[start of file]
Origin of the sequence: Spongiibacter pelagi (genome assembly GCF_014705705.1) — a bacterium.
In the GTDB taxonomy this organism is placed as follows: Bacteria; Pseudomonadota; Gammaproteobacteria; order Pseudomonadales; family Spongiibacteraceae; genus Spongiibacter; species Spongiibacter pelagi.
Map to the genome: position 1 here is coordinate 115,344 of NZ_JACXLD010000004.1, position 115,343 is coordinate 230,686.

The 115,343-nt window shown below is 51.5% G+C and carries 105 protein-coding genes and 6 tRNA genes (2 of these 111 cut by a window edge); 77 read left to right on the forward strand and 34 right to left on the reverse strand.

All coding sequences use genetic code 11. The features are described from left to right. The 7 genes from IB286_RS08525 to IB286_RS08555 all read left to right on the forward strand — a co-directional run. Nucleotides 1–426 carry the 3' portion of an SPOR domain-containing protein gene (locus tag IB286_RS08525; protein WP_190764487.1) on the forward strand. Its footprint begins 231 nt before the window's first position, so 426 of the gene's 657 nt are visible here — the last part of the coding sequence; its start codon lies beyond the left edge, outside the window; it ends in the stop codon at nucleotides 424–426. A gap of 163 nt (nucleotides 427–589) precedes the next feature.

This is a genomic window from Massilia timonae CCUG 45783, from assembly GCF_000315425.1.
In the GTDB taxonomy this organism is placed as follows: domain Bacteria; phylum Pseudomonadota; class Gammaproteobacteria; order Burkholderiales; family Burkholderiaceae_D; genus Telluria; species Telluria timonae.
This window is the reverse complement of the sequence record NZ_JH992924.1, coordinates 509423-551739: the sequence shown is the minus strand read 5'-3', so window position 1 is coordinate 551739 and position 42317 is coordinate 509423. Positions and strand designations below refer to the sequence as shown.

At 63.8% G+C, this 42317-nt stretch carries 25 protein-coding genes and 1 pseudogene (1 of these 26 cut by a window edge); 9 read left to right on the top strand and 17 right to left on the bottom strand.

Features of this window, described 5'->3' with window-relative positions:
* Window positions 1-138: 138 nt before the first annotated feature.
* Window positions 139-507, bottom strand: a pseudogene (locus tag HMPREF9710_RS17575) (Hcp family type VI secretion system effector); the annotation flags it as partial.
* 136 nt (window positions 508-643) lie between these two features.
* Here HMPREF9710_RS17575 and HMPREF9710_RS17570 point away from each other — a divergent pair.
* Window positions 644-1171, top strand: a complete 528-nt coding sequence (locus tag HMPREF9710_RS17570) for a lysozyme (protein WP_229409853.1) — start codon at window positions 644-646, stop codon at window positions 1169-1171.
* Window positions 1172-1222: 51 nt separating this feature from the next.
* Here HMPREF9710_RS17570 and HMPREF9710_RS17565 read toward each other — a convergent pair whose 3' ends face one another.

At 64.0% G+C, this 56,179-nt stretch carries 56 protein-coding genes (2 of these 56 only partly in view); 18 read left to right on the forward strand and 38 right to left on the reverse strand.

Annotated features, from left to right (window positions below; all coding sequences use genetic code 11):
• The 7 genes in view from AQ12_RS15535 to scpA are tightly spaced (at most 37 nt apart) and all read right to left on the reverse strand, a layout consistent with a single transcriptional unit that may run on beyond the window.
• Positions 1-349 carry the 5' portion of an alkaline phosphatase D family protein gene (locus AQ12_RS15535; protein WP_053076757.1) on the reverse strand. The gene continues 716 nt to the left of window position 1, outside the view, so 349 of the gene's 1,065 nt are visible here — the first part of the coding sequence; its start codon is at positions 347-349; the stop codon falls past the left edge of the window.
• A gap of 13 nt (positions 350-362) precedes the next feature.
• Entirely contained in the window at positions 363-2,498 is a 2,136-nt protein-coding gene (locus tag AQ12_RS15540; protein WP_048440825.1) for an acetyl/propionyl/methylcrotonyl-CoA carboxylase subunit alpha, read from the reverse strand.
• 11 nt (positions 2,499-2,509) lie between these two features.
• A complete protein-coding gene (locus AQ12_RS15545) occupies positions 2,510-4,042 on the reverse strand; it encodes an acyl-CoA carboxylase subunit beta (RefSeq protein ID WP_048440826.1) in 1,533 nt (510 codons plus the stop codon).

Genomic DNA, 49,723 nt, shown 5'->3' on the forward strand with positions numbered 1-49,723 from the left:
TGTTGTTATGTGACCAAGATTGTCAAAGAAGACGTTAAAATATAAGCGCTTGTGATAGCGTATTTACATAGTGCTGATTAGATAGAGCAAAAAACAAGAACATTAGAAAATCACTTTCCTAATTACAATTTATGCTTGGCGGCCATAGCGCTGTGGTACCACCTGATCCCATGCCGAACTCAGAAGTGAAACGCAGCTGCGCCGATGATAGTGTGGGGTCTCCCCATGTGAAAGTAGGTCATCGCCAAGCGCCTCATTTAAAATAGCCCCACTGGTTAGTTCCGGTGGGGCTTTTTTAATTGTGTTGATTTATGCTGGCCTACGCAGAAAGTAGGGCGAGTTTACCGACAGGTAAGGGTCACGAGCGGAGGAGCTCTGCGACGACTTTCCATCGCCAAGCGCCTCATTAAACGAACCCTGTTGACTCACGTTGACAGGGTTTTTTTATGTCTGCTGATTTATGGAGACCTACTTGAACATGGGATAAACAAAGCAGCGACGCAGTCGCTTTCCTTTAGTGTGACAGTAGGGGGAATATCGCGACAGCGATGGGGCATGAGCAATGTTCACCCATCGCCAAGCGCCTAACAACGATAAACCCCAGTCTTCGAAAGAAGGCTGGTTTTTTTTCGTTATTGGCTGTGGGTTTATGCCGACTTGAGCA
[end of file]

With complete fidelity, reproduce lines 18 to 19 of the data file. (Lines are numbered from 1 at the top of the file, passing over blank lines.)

At 64.0% G+C, this 56,179-nt stretch carries 56 protein-coding genes (2 of these 56 only partly in view); 18 read left to right on the forward strand and 38 right to left on the reverse strand.

Annotated features, from left to right (window positions below; all coding sequences use genetic code 11):